Erulkar also said Bitran insisted that she share information about her personal life because of the long hours they spent working together, but she said she put off discussing it until the fall of 1989. She then told him that her sister had been ill recently and that this illness did not affect her work, and that her personal life therefore had no bearing on her work and should not be discussed.

Erulkar soon became interested in entering the master's program at Sloan, and Bitran advised her on what classes to take. He also gave her sample corporate case analyses to perform as an example of the type of work she would be required to do in the program.

Rowe forced to testify

Special Assistant to the President Mary P. Rowe, who serves as an ombudsman at MIT, testified that Erulkar and LePage came to her office to discuss the situation. Rowe also said she told the pair that her position as an adjunct professor in Sloan could cause a conflict of interest, and that as a result she could not serve as an ombudsman in the case. However, Rowe said she told them she would still describe the various options available to Erulkar.

Rowe also testified about the procedure for handling complaints within MIT and gave general information on the number and kinds of complaints she and fellow ombudsman Clarence G. Williams handle.

Rowe's testimony was surrounded by the issue of whether she would testify about the specifics of this case. As an ombudsman, Rowe has in the past asserted a judicial privilege not to testify because her position requires extreme confidentiality. In her nearly 20 years as ombudsman, this is the first time she has been forced to testify in court.'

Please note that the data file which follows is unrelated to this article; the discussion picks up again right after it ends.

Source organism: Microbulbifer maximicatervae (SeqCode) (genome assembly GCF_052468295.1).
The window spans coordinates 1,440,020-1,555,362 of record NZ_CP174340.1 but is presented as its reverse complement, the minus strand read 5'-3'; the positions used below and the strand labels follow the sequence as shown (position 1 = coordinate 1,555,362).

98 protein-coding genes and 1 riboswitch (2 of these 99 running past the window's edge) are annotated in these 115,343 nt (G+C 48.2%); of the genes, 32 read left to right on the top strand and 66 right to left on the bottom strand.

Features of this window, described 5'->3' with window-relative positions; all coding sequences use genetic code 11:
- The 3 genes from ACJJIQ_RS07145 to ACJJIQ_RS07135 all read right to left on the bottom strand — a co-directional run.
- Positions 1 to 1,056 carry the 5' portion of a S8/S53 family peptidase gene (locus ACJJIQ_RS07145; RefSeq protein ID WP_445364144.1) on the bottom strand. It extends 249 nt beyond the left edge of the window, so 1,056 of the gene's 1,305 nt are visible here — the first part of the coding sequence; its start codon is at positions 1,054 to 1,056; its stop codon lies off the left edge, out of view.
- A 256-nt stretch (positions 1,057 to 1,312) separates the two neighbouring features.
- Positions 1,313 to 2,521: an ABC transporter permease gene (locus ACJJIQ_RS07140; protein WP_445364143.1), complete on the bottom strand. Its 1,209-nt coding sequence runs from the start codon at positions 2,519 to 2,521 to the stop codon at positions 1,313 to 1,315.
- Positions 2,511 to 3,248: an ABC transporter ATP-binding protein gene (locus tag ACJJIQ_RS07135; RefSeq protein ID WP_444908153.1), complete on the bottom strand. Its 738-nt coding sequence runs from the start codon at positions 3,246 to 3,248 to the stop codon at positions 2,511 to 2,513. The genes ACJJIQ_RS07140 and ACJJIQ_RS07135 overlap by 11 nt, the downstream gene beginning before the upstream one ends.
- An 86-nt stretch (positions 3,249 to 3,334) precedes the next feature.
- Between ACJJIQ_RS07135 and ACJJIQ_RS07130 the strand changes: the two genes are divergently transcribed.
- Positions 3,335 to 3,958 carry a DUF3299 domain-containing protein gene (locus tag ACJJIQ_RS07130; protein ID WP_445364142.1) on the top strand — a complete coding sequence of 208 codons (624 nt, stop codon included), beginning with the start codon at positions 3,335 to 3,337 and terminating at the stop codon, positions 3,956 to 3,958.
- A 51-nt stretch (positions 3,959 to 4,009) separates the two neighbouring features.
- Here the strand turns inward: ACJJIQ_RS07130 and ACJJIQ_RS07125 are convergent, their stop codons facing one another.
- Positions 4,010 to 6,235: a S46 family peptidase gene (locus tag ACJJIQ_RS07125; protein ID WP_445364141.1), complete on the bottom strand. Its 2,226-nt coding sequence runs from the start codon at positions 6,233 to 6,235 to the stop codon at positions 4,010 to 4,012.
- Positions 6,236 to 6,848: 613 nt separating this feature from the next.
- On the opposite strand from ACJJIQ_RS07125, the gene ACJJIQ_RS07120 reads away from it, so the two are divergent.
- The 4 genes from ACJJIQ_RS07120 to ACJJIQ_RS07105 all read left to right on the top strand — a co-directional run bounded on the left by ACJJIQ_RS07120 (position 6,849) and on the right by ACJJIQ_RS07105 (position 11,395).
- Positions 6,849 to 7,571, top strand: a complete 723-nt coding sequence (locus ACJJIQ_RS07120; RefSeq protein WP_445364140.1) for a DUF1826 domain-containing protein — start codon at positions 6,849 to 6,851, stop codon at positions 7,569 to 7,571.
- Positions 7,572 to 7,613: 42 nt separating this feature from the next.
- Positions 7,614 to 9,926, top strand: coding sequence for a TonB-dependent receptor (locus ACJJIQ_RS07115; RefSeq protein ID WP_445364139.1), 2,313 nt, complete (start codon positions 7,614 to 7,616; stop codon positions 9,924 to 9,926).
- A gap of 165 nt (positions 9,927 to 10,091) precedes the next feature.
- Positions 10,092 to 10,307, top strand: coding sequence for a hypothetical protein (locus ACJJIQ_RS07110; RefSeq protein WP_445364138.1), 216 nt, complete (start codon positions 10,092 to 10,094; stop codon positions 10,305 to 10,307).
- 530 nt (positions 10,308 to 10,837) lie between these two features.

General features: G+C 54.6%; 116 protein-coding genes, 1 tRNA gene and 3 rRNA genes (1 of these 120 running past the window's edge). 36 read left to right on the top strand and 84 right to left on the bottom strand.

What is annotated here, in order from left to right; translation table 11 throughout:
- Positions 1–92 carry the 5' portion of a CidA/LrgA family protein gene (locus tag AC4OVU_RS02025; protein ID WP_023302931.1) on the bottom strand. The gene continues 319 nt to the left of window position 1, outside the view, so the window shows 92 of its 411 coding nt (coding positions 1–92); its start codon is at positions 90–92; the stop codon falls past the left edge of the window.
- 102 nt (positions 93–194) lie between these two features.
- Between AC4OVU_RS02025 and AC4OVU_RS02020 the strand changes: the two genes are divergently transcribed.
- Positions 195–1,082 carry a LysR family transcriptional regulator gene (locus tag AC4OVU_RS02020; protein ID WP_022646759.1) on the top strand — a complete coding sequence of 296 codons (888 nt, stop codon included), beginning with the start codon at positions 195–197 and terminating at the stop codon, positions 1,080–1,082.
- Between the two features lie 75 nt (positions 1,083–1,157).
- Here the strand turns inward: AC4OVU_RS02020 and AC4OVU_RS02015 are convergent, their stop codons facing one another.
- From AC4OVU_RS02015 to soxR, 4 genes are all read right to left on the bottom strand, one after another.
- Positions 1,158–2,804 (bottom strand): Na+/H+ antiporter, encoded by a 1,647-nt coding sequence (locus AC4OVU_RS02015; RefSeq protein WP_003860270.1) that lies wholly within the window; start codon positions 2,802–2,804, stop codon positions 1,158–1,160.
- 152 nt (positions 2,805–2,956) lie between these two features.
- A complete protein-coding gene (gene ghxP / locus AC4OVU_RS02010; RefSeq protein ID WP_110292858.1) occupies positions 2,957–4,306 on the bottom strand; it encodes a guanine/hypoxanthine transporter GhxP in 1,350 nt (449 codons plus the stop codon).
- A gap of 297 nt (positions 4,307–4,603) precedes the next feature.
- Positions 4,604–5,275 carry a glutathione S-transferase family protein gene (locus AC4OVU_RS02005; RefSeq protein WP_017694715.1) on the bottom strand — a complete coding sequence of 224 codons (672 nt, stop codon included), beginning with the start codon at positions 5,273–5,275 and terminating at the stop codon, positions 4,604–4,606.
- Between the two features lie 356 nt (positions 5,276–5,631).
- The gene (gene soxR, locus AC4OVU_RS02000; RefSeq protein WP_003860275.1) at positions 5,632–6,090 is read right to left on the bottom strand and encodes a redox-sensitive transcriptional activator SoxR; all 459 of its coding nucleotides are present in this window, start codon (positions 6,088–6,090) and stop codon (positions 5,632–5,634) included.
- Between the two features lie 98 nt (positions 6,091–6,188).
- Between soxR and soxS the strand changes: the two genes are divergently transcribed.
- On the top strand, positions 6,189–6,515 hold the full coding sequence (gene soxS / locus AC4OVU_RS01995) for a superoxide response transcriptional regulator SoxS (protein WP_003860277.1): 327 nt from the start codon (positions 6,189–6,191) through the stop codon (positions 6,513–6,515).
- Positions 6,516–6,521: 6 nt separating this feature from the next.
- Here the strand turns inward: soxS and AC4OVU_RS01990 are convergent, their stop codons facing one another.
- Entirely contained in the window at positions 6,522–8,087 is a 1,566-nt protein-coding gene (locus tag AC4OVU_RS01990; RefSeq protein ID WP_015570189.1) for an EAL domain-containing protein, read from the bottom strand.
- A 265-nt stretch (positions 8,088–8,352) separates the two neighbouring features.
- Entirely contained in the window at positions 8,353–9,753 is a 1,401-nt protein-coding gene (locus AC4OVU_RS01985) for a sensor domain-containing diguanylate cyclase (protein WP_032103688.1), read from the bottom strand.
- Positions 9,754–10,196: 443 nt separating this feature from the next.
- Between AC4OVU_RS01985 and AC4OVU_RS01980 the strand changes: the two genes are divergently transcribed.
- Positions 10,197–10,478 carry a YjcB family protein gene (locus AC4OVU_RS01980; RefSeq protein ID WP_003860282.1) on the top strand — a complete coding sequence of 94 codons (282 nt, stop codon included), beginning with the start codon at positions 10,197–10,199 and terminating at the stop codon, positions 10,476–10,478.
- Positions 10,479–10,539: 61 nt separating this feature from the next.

"It has always been important both to Dr. Rowe and to MIT to have a place where strict confidentiality is maintained," said Carl Valvo, Rowe's personal attorney. Valvo said Judge Butler "expressed her sympathy with Dr. Rowe's concerns as an ombudsman," but because the ombudsman's privilege has not been recognized in Massachusetts, Rowe was compelled to testify.

"There are several reasons I didn't want to testify," Rowe said during a recess. "First, my testifying erodes the appearance of maintaining confidentiality in my office. Second, if my testimony is used against the plaintiff, no one is going to come see me anymore. Third, I can serve as a neutral party in disputes within MIT, but in an external situation such as this, it's much harder because I am a paid employee of MIT," she said.

Poster causes concern

When the case began last week, all lawyers in the case were concerned about the possible reaction to flyers that appeared on campus. The flyers advertised "The Case of the Kissing Professor" and gave the times and location of the trial.

"The trial is public, but we were a little fearful of a demonstration of some sort," Johnson said. The trial proceeded without incident last week, however.

Steve Cooke and Doug Wyatt, members of the Alternative News Collective, contributed to the reporting of this story.